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  28. #28
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    A trail trimming thread with no comments about elbows-out in Sedona? Really? :P

    Those pics make me think my local trails are horribly over grown. I for one kind of like to ride on intimate, narrow trails (provided they are not in a high-speed section). The ones I am cutting on my own property now are really tight.. but they will expand over time.

    I don't know how you could possibly get rid of all fall-hazards within 3+ meters of a trail. People can fall anywhere... and hit random things on their way down. It's a standard, accepted hazard of riding a mountain bike trail, right? I mean, is someone going to sweep every trail every morning to get rid of every possible pokey bit? Of course not.

    The cut logs pictured here are certainly ugly to look at. That unsightly mess would personally distract me from "flow" more than a small log to bunny hop. If a log is over a foot in diameter... it's fun to ride through the cut channel. If they are smaller, either make a log pile, or get them the heck out of there. Just my opinion.

    Multi-use trails... well... that sucks. haha.

  29. #29
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    Quote Originally Posted by deezler View Post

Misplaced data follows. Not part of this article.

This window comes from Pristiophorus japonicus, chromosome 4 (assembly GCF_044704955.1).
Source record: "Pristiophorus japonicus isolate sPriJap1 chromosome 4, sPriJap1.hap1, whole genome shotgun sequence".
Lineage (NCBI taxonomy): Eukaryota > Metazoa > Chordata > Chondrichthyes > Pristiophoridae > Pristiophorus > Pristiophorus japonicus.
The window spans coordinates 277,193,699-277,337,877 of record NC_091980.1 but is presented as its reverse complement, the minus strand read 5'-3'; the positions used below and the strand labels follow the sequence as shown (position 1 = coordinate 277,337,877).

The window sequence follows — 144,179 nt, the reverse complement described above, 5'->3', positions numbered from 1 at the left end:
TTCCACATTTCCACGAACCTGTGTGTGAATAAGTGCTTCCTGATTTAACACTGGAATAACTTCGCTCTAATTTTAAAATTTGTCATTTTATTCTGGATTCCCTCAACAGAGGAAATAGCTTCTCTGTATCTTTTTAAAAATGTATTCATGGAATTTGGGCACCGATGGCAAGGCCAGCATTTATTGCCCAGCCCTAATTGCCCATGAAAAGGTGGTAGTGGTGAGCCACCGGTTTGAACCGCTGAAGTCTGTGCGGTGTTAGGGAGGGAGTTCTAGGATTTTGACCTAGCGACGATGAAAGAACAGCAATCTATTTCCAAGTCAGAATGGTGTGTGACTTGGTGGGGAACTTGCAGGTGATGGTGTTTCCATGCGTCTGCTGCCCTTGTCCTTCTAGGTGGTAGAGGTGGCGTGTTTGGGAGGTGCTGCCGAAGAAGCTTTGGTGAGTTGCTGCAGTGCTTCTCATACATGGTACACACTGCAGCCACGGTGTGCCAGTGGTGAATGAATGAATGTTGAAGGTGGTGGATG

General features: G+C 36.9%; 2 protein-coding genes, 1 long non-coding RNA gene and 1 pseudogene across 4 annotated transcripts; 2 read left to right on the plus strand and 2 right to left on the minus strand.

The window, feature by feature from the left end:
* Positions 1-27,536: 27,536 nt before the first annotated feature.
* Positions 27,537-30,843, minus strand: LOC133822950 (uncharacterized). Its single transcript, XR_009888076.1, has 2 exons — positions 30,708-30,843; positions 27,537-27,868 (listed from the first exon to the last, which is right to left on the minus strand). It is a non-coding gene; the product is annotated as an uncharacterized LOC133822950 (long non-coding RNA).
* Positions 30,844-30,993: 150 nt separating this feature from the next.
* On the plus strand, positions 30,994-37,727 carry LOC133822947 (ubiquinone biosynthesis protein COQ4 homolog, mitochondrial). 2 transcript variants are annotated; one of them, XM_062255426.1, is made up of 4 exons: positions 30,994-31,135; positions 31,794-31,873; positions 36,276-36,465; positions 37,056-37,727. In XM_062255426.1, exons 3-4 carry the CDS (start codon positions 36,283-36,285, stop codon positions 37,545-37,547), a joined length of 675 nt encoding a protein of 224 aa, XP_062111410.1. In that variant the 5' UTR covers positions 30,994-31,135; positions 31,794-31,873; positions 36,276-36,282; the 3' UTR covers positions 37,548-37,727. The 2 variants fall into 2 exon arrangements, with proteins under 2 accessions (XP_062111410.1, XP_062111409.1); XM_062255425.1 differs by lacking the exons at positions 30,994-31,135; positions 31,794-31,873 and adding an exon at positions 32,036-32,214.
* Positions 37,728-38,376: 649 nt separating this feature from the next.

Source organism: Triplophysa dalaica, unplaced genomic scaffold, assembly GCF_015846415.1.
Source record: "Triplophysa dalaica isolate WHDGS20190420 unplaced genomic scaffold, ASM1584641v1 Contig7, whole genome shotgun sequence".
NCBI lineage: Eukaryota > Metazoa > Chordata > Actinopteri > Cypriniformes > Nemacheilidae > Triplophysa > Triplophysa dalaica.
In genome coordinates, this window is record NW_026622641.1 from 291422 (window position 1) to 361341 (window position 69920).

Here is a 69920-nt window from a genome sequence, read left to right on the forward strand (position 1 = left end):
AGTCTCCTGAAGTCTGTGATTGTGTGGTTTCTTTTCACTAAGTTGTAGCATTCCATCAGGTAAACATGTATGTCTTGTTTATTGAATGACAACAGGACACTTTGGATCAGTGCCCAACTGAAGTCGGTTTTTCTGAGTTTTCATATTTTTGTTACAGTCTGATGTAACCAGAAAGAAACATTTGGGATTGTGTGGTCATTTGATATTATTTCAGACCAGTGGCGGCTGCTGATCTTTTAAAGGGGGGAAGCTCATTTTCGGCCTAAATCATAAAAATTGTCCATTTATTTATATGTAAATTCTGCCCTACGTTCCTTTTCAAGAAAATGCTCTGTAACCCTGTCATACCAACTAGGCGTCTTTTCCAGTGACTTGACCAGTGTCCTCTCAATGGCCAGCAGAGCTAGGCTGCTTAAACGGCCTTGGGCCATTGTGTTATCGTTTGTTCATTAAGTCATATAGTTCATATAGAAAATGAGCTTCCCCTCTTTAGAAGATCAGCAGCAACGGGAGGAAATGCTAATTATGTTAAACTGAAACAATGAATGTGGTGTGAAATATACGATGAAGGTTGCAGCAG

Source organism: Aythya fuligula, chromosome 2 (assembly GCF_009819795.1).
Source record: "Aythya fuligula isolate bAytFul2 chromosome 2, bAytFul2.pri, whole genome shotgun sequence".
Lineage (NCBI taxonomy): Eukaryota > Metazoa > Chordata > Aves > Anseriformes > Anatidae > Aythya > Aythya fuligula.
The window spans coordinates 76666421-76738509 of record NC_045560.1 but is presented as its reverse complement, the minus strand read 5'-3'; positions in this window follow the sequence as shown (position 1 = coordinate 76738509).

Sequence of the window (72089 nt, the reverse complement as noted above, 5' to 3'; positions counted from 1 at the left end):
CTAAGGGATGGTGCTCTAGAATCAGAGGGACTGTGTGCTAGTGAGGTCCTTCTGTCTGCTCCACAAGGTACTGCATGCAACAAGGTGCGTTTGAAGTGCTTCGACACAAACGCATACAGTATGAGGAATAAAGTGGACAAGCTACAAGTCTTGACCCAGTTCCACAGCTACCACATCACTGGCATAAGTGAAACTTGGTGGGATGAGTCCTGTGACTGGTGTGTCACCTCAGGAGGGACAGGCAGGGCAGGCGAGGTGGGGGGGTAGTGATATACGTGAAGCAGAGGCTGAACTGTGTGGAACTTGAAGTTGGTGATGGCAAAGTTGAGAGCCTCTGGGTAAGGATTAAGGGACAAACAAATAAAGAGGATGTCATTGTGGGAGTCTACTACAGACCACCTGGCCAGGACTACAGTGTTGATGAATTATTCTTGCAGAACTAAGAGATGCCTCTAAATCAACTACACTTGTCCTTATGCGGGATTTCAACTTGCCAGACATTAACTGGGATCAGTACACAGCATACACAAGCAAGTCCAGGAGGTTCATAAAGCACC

A trail trimming thread with no comments about elbows-out in Sedona? Really? :P

    Those pics make me think my local trails are horribly over grown. I for one kind of like to ride on intimate, narrow trails (provided they are not in a high-speed section). The ones I am cutting on my own property now are really tight.. but they will expand over time.

    Multi-use trails... well... that sucks. haha.
    Elbows out - my favourite.

    BTW - really tight will not expand over time like humans. Trail becomes narrower, not wider. The less that ride, the narrower.

  30. #30
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    Quote Originally Posted by Ridnparadise View Post
    BTW - really tight will not expand over time like humans.


    As one currently fighting that battle, thank you for making me laugh and spew my morning coffee all over my keyboard.

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    Quote Originally Posted by Ridnparadise View Post
    Elbows out - my favourite.

    BTW - really tight will not expand over time like humans. Trail becomes narrower, not wider. The less that ride, the narrower.
    Haha, yes, of course. I meant that I would expand them over time myself... not that it would happen naturally.